Same Places (Slow Version)
Guitar Series Vol. III
Table of the Elements
Phono LP, laser etching, clear/mottled vinyl
Illustration by Savage Pencil
Wafting, vaporously, from the suffocating heat of New Orleans, Belong shimmers like a mirage: vaguely discernible, yet always at the edge of an unobtainable horizon. Collaborators Mike Jones and Turk Dietrich employ a singular and remarkably inscrutable studio technique (Dietrich's remix skills extend to Nine Inch Nails' "The Frail") to wholly liquefy source material - here electric guitars - into wave upon breaking wave of sound. Comparisons are frequently made to William Basinski's notorious "Disintegration Loops," and both efforts speak to intimate loss experienced on an epic, collective, and horrific scale: 9/11 and Katrina, respectively. But while Basinski's self-destructing loops articulate a one-way road to oblivion, Belong's music is not only degenerative, it's regenerative.
With "Same Places (Slow Version)," Belong evinces a slow-motion transformation - plate tectonics, wired for sound. Aural mountains melt into seas; yet icy barrens yield to breathing jungles of detail. The single, sprawling track may evoke decay, dissolution and destruction, but underfoot are tendrils of inexplicable joy. Belong sings a lullaby of obliteration, and the paradox it embodies would make both Kevin Shields and Tony Conrad proud: crushing melancholia and shuddering euphoria, inexorably intertwined.
Jonathan Kane’s February
Collections of Colonies of Bees
School of Seven Bells
Melissa St. Pierre (Japan)
Impala Eardrums: A Radium Sampler
Radium/Table of the Elements
Compact disc, poster, video (Japan)/Phono LP, white vinyl, 4/C labels, 2x posters
Original video by Bradly Brown and Jeff Hunt
For fifteen years, Table of the Elements has been the preeminent source of avant audio, championing minimal, improvised, and outsider musics of various spots and stripes. Now, as its influence radiates outward, the label presents Radium, its “rock” imprint, showcased here with Impala Eardrums, A Radium Sampler. While minimalist legend Rhys Chatham leads the way with a delightful unreleased piece from his mid-80s archives, most of the other contributors are younger folks, from a new generation of performers. It’s a diverse bunch, ranging from the raw Americana of Megafaun and Jonathan Kane, to the humid, pulsating krautrock of Ateleia and the spectral songcraft of Paul Duncan. Neptune serves up its version of home-forged proto-clangor, while Collections of Colonies of Bees and School of Seven Bells pour forth in glistening, shimmering waves. Together, these eight tracks — all previously unreleased on CD — have one thing in common: a resolute will to march headlong into the untamed brambles and briar patches of 21st-century sound.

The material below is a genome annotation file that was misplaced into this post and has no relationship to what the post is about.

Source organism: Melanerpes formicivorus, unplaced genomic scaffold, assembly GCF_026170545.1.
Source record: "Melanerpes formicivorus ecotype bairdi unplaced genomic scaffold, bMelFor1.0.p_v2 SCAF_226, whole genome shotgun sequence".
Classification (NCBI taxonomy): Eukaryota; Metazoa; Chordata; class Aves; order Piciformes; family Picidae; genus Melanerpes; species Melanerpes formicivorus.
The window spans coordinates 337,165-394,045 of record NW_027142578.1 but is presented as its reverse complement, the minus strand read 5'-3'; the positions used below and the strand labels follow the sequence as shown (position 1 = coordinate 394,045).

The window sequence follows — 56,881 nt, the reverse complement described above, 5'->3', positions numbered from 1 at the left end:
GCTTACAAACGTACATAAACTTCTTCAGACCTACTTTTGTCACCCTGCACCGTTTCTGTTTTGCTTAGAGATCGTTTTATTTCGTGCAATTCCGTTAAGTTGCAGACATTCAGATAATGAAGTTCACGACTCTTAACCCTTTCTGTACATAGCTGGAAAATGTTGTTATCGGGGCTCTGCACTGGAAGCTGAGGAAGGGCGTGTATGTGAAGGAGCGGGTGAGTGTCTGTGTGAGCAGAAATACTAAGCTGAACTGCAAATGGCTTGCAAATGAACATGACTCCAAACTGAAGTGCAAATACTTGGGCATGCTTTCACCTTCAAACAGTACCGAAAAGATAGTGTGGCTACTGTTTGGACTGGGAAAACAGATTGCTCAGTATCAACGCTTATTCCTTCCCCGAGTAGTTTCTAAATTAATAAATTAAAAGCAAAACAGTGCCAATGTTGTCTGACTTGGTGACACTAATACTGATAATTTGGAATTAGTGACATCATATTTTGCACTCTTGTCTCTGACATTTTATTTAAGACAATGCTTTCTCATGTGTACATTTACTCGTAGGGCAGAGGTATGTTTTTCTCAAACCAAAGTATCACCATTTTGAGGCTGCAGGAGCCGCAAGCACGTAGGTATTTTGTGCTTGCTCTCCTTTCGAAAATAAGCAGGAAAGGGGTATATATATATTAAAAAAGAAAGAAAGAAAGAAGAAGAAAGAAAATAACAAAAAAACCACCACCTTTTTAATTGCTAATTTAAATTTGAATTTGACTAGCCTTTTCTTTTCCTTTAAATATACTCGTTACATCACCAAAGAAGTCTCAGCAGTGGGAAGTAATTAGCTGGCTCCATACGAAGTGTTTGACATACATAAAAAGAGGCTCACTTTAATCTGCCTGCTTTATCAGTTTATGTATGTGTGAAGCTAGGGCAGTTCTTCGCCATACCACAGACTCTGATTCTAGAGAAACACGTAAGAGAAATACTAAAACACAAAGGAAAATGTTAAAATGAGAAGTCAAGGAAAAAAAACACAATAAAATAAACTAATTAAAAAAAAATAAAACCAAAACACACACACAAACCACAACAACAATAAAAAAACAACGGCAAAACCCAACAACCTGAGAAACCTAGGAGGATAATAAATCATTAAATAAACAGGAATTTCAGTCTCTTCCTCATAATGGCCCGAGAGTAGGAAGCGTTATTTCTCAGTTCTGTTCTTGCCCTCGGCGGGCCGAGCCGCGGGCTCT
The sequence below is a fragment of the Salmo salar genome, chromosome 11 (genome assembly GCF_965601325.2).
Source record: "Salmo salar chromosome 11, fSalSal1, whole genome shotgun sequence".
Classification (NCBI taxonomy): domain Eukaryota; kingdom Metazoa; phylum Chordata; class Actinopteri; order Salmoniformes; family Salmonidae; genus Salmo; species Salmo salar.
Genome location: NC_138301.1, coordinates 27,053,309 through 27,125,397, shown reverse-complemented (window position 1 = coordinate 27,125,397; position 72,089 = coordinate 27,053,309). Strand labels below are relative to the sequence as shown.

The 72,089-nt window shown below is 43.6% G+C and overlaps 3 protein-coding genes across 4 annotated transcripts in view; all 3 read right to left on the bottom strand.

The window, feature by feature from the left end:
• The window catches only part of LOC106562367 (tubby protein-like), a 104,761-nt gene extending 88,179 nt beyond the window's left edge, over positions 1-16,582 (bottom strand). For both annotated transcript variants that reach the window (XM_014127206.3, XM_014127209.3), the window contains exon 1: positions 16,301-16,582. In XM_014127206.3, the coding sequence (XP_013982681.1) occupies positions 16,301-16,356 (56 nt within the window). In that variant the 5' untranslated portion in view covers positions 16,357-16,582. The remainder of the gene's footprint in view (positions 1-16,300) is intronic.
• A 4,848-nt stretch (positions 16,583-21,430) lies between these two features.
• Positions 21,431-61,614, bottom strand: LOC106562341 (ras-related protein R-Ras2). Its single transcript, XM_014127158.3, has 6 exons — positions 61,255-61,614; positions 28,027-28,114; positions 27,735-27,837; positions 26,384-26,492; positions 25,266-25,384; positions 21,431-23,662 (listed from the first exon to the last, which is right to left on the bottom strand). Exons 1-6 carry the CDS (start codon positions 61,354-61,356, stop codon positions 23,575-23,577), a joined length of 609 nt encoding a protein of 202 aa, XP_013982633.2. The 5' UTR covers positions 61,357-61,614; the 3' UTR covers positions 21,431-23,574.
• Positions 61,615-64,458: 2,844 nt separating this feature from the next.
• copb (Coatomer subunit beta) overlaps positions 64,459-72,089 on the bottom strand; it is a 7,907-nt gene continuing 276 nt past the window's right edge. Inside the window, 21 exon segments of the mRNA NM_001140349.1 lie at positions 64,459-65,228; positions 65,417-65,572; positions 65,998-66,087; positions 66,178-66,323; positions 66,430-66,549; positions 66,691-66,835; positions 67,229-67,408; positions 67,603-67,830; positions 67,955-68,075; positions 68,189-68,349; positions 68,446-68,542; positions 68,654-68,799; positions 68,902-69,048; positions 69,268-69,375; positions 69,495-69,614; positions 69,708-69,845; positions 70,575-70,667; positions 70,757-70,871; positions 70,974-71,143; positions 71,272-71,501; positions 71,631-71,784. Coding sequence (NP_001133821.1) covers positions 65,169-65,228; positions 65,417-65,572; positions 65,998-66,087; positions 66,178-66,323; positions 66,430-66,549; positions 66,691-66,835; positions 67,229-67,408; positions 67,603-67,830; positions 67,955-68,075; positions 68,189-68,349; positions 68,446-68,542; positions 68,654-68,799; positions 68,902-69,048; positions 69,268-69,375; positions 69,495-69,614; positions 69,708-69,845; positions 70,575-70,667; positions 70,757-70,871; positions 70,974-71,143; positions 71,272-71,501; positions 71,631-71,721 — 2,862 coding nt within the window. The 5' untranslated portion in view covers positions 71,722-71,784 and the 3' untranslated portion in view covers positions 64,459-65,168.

“Table of the Elements was established in 1993, and since then has released some of the most gorgeous looking and most aurally intriguing releases to grace the music scene. Providing a home to such artists as the hugely respected avant-garde violinist Tony Conrad, harpist Zeena Parkins, Krautrock kings Faust, Sonic Youth mainman Thurston Moore, guitar god Loren Connors, Japanese noise merchant Keiji Haino, British weird-folk lynchpin Richard Youngs and the late Derek Bailey among many, many others, it is pretty easy to see the kind of influence they have had. Fifteen years on and the label shows no signs of letting up. Without Table of the Elements the world would be a far duller place.”
“This philosophy of risk works because everyone associated with the label feels like they’re doing important work, releasing important records, and they’re willing to go for broke to make it happen.”
“Table of the Elements are fearless purveyors of the wildest stuff around.”
New York Times
“A national treasure.”